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China plans to build four nuclear aircraft carriers to challenge American might

Written by Maritime First

…As Pentagon report says ISIS regrouping in Iraq***

In a bid to make proverbial waves in international waters, China has plans of having six aircraft carriers – four of them with nuclear capabilities – by 2035 in a bid to challenge US Navy.

According to a report in South China Morning Post, China – already on the fast track towards modernising its military – has set an ambitious goal to put its naval fleet at par with that of the US. The People’s Liberation Army (PLA) Navy is being ramped up and the addition of more aircraft carriers is being seen by Beijing as a logical step in keeping the Americans at bay. The country currently has one aircraft carrier while it commissioned another in April of 2017.

With a volatile South China Sea where several countries have challenged China’s claims over a number of islands, Beijing may deploy a number of these planned aircraft carriers here. “China’s nuclear-powered aircraft carriers with [EMALS-like systems] are expected to join the navy by 2035, bringing the total number of carriers to at least six – although only four will work at the front line,” Wang Yunfei, a naval expert, was quoted as saying in the report.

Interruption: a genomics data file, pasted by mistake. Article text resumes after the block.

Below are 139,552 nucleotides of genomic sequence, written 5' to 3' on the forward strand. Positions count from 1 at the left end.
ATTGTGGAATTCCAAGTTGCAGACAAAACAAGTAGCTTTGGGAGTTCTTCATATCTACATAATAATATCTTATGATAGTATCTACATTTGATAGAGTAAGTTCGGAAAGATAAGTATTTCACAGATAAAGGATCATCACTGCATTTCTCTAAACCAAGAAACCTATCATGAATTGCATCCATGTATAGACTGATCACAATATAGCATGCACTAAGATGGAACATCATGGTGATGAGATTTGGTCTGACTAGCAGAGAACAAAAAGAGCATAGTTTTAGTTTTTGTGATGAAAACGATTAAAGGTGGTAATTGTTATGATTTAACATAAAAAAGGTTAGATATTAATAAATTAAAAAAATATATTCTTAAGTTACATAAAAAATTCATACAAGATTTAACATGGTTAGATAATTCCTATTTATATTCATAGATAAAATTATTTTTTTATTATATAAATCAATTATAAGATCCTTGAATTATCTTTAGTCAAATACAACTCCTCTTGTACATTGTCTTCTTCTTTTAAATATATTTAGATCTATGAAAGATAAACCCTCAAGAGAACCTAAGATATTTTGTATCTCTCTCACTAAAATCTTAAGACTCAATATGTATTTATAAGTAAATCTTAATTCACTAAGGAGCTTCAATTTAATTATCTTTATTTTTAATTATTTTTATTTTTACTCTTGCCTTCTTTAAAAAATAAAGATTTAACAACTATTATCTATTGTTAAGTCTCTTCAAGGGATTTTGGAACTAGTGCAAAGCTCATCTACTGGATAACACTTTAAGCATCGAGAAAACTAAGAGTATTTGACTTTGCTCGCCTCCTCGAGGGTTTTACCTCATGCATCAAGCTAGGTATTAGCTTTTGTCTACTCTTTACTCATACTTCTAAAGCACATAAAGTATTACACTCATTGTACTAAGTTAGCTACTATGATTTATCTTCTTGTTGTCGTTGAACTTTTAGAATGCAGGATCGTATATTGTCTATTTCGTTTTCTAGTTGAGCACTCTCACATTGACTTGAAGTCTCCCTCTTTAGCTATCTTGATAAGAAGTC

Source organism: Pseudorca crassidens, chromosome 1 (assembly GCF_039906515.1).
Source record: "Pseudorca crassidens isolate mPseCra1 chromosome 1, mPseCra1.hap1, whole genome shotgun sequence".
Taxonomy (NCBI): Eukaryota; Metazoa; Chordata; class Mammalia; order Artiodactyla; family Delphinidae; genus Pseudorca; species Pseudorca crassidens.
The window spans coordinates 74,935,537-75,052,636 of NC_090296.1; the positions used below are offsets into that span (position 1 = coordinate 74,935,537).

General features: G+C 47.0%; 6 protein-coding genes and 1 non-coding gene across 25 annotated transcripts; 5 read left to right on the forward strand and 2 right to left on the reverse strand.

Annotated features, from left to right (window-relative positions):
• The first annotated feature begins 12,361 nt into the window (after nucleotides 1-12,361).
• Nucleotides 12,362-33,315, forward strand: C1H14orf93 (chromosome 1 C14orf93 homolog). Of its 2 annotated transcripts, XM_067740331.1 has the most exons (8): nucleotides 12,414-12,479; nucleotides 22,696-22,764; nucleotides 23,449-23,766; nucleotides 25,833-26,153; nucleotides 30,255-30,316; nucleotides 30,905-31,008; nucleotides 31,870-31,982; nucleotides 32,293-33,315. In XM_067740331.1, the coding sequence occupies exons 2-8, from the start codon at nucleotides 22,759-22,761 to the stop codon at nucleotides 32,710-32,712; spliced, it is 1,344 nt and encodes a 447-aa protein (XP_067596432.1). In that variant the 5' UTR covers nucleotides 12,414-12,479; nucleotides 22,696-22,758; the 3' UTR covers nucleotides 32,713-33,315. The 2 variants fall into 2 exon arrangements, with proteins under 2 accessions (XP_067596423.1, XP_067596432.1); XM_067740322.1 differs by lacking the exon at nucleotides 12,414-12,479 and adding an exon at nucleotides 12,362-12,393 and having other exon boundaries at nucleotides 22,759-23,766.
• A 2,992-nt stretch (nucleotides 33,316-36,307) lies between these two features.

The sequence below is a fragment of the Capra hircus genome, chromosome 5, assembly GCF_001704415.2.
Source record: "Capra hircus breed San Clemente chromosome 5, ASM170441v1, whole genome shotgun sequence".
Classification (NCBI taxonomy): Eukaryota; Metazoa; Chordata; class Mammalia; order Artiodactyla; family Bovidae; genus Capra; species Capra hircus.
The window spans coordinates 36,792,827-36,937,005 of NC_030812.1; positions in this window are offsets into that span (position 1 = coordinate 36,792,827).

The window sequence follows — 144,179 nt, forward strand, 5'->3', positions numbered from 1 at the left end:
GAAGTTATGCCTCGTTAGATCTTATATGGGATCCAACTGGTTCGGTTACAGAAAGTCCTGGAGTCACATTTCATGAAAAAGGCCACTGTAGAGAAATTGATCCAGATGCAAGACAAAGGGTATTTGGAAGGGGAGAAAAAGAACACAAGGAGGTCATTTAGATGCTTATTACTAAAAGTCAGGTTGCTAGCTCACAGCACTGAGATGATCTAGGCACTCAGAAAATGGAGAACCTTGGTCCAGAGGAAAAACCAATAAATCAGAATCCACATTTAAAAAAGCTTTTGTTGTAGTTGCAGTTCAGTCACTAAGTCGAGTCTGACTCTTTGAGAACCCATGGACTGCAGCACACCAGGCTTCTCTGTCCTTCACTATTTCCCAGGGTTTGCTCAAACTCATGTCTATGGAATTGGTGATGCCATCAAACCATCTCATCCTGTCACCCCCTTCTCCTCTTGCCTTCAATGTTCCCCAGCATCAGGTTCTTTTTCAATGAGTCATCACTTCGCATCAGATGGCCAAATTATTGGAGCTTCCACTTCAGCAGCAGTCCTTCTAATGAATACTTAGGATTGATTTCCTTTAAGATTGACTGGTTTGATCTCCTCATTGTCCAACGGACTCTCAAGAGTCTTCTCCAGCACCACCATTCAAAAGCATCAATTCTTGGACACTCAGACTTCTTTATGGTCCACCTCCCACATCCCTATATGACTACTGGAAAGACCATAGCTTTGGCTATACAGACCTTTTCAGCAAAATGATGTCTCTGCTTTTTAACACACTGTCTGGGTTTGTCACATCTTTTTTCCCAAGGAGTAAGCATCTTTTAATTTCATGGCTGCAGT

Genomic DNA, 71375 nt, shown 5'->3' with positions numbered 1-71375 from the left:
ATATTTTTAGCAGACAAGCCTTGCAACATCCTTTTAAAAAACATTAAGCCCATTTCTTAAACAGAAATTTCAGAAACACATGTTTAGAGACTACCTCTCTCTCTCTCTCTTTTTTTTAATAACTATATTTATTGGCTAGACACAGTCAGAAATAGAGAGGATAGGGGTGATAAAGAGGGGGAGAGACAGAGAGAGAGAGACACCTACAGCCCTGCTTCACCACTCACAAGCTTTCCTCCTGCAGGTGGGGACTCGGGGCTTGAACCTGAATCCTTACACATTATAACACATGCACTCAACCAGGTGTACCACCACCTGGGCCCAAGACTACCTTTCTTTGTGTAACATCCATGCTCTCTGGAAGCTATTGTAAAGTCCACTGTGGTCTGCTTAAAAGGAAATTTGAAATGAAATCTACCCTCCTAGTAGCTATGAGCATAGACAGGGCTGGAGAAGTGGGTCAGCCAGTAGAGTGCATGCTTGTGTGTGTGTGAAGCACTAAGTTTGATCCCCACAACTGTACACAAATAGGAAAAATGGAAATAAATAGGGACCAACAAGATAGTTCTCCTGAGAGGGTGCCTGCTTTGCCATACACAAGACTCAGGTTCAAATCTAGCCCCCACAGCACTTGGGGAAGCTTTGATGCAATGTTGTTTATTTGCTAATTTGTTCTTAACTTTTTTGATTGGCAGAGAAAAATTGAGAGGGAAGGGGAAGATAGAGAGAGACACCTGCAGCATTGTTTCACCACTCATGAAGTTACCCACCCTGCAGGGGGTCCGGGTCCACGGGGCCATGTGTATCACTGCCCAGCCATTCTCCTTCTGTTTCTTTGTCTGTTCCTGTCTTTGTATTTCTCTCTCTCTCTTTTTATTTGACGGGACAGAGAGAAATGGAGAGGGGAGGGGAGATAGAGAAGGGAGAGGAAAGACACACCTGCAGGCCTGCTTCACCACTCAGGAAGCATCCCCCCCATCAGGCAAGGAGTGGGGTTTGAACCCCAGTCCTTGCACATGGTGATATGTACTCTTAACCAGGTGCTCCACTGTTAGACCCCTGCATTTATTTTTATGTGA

China has maintained that the urgent pace of modernising its navy stems from the need to secure its trade routes and maintain peace in international waters. It further claims that its military is devoted to peace and that its naval fleet in international waters is for patrolling purposes. Several countries – including the US and Japan – are, however, not buying the Chinese explanation and see the country as adopting an aggressive posture.

Military and economic experts – both in China and elsewhere – believe Beijing is likely to maintain its expenditure on modernising its military and that the country’s navy may well expect big gains. This despite an economic slowdown that China currently faces. “Even if the economic downturn has an effect, we can adjust proportions in total military expenditure to make sure naval modernisation keeps going,” Wang said, adding that in case of a war or war-like situation, it is likely that funding for infrastructure projects are cut rather than cuts in military expenditure.

While China has indeed ramped up its efforts to expand and modernise its military, there is an increasing concern within that human-training exercises must keep pace as well. For President Xi Jinping, the priority appears to have China compete with the likes of US and Russia not only in terms of economic might but military strength and for this, he may well invest in training exercises for the military in the immediate future.

In the meantime, the Islamic State group is regrouping in Iraq faster than in Syria, according to a new Pentagon report, underscoring the fluid nature of the security threat in the Middle East.